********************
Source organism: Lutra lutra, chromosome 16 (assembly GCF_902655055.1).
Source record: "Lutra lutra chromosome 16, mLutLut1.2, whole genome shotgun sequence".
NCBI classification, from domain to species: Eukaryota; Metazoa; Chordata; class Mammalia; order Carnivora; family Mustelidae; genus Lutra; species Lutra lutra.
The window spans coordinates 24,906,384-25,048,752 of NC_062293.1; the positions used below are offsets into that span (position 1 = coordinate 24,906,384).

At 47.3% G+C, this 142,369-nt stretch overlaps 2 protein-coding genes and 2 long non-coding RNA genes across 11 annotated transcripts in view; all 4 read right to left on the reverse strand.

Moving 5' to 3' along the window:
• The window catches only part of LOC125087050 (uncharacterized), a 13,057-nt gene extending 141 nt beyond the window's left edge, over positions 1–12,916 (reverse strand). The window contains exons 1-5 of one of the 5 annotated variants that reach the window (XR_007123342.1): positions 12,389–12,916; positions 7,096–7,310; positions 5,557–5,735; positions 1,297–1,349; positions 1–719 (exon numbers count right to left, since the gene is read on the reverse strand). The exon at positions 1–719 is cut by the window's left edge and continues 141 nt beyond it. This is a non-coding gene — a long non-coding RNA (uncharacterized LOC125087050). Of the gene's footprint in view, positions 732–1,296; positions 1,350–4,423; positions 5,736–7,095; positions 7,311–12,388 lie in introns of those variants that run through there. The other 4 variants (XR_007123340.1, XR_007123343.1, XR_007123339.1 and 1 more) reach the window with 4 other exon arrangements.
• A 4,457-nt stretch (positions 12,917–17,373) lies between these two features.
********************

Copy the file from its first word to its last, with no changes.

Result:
Source organism: Lutra lutra, chromosome 16 (assembly GCF_902655055.1).
Source record: "Lutra lutra chromosome 16, mLutLut1.2, whole genome shotgun sequence".
NCBI classification, from domain to species: Eukaryota; Metazoa; Chordata; class Mammalia; order Carnivora; family Mustelidae; genus Lutra; species Lutra lutra.
The window spans coordinates 24,906,384-25,048,752 of NC_062293.1; the positions used below are offsets into that span (position 1 = coordinate 24,906,384).

At 47.3% G+C, this 142,369-nt stretch overlaps 2 protein-coding genes and 2 long non-coding RNA genes across 11 annotated transcripts in view; all 4 read right to left on the reverse strand.

Moving 5' to 3' along the window:
• The window catches only part of LOC125087050 (uncharacterized), a 13,057-nt gene extending 141 nt beyond the window's left edge, over positions 1–12,916 (reverse strand). The window contains exons 1-5 of one of the 5 annotated variants that reach the window (XR_007123342.1): positions 12,389–12,916; positions 7,096–7,310; positions 5,557–5,735; positions 1,297–1,349; positions 1–719 (exon numbers count right to left, since the gene is read on the reverse strand). The exon at positions 1–719 is cut by the window's left edge and continues 141 nt beyond it. This is a non-coding gene — a long non-coding RNA (uncharacterized LOC125087050). Of the gene's footprint in view, positions 732–1,296; positions 1,350–4,423; positions 5,736–7,095; positions 7,311–12,388 lie in introns of those variants that run through there. The other 4 variants (XR_007123340.1, XR_007123343.1, XR_007123339.1 and 1 more) reach the window with 4 other exon arrangements.
• A 4,457-nt stretch (positions 12,917–17,373) lies between these two features.